One day the Prophet was visiting his parents’ home in Far West, when a group of armed militiamen came in and announced that they had come to kill him for a supposed crime. Lucy Mack Smith, the Prophet’s mother, described his gift for peacemaking: “[Joseph] looked upon them with a very pleasant smile and, stepping up to them, gave each of them his hand in a manner which convinced them that he was neither a guilty criminal nor yet a cowering hypocrite. They stopped and stared as though a spectre had crossed their path.
“Joseph sat down and entered into conversation with them and explained to them the views and feelings of the people called Mormons and what their course had been, as also the treatment which they had met with from their enemies since the first outset of the Church. He told them that malice and detraction had pursued them ever since they entered Missouri, but they were a people who had never broken the laws to his knowledge. But if they had, they stood ready to be tried by the law. …
“After this, he rose and said, ‘Mother, I believe I will go home. Emma will be expecting me.’ Two of the men sprang to their feet, saying, ‘You shall not go alone, for it is not safe. We will go with you and guard you.’ Joseph thanked them, and they went with him.
“The remainder of the officers stood by the door while these were absent, and I overheard the following conversation between them: “First Officer: ‘Did you not feel strangely when Smith took you by the hand? I never felt so in my life.’ “Second Officer: ‘I felt as though I could not move. I would not harm one hair of that man’s head for the whole world.’ “Third Officer: "This is the last time you will ever catch me coming to kill Joe Smith or the Mormons either.’ …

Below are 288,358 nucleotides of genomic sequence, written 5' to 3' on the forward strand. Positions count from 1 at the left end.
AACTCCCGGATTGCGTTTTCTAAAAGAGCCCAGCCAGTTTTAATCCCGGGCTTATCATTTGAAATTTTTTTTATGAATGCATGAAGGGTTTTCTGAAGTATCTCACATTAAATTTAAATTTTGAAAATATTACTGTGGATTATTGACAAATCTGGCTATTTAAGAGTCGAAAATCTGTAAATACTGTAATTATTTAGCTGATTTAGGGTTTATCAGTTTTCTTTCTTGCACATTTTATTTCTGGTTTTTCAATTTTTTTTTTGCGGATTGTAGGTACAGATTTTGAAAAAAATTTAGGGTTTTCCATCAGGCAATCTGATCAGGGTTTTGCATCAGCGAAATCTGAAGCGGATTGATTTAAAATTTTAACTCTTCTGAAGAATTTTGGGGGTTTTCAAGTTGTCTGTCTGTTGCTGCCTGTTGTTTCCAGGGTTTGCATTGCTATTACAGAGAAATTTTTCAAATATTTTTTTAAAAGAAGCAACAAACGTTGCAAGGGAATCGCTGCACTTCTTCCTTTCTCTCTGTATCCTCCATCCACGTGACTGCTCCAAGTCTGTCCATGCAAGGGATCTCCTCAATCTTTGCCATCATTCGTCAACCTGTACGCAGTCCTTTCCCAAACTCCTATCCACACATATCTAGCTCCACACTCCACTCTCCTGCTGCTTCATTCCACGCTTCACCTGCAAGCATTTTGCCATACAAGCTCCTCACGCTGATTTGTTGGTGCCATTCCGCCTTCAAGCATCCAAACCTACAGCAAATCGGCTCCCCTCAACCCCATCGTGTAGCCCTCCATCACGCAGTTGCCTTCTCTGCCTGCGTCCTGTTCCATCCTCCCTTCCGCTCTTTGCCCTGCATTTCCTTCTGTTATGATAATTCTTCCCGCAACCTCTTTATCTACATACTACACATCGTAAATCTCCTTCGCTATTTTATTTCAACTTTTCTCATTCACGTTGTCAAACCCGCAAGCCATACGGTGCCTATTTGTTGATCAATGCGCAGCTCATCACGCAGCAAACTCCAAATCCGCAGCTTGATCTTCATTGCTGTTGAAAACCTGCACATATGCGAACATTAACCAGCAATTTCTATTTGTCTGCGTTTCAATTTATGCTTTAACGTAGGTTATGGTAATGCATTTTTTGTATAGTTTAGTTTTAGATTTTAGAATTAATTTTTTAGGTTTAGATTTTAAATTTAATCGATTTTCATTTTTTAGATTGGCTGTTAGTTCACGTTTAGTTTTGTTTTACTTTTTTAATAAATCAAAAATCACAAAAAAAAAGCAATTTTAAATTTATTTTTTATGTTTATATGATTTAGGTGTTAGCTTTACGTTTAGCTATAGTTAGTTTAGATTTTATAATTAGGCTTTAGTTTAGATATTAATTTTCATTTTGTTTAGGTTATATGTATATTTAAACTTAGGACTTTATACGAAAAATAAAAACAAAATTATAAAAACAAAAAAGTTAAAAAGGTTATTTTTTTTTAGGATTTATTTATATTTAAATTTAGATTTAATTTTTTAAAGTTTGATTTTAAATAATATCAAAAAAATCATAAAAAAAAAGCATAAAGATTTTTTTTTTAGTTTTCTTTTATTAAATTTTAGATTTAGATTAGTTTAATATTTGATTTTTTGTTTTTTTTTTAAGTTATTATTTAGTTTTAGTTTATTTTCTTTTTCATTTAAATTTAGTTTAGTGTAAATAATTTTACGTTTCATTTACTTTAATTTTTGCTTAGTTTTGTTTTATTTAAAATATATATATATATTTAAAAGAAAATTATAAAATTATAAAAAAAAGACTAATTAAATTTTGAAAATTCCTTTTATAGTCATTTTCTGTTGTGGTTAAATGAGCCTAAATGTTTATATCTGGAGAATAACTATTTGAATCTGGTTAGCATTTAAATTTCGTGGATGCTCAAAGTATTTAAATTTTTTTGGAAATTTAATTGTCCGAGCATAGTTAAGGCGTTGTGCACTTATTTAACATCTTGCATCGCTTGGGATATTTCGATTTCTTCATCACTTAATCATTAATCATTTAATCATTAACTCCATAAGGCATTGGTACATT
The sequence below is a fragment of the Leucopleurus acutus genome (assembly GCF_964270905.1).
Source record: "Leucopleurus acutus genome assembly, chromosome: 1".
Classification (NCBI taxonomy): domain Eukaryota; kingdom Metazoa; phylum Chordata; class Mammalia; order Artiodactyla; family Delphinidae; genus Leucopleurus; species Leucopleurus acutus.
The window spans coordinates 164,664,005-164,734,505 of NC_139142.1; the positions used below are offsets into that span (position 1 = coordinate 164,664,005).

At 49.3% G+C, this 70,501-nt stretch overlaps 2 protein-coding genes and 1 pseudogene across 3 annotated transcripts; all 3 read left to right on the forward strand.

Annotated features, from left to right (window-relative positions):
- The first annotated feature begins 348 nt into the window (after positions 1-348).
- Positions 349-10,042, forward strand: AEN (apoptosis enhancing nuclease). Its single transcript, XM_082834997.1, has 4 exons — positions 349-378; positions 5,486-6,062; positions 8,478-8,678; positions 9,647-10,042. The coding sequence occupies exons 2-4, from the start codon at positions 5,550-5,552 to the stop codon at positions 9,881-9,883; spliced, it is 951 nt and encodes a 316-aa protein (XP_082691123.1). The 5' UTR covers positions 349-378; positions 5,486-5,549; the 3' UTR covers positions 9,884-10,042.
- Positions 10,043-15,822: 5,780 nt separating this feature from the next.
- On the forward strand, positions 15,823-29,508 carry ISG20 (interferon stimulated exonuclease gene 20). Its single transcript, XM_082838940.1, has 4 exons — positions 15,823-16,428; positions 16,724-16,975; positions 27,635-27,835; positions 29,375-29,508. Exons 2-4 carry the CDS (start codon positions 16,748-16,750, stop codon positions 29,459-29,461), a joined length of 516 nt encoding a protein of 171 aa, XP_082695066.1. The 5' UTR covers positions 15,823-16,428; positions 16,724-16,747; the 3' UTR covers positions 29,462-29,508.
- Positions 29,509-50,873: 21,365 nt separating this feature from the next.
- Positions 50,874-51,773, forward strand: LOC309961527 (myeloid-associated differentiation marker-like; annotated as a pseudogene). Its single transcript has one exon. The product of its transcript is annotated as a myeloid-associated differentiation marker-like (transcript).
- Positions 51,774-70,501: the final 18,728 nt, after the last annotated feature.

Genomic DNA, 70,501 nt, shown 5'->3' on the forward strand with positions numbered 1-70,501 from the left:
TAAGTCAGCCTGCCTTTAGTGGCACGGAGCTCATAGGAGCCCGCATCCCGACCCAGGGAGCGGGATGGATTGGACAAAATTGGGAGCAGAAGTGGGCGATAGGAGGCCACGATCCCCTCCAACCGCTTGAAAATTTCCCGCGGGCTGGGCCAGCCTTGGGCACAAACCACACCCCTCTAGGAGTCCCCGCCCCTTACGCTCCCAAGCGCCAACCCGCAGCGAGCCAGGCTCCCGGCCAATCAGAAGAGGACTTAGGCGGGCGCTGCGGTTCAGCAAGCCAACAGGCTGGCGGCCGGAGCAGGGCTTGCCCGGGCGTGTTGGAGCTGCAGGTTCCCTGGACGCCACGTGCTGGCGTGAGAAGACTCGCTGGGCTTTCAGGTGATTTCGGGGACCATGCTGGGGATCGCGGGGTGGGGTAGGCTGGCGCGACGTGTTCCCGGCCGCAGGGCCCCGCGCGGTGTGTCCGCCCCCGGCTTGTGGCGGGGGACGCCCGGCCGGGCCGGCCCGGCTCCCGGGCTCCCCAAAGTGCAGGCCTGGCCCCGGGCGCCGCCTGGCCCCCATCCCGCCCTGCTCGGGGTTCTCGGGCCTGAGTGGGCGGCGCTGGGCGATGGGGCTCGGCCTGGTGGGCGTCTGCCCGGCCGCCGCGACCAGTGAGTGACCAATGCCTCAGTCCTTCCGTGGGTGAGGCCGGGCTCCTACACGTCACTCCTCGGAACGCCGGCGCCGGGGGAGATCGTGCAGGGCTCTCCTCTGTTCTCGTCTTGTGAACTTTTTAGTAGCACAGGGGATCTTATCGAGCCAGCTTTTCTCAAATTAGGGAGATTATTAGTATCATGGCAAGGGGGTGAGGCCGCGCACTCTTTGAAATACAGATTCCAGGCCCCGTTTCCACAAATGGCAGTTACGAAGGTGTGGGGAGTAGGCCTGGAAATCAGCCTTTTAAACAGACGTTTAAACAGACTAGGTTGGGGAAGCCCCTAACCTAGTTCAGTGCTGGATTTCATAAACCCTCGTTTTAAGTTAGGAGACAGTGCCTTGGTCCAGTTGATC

“Those men who went with my son promised to go disband the militia under them and go home, and said that if he had any use for them, they would come back and follow him anywhere.”1 Speaking the truth in a kind, forthright way, Joseph Smith overcame prejudice and hostility and made peace with many of those who had been his enemies. (Quoted from Teachings of Presidents of the Church - Joseph Smith, Chapter 29, pp. 339-341), (an Official Publication of the Church of Jesus Christ of Latter-day Saints.)Now I will quote statements made by members of the Church of Jesus Christ of Latter-day Saints (and maybe one, who was not) who knew the prophet Joseph Smith well. These statements were made after the prophet and his brother, Hyrum, had been killed by a mob in Carthage, Illinois in June 1844.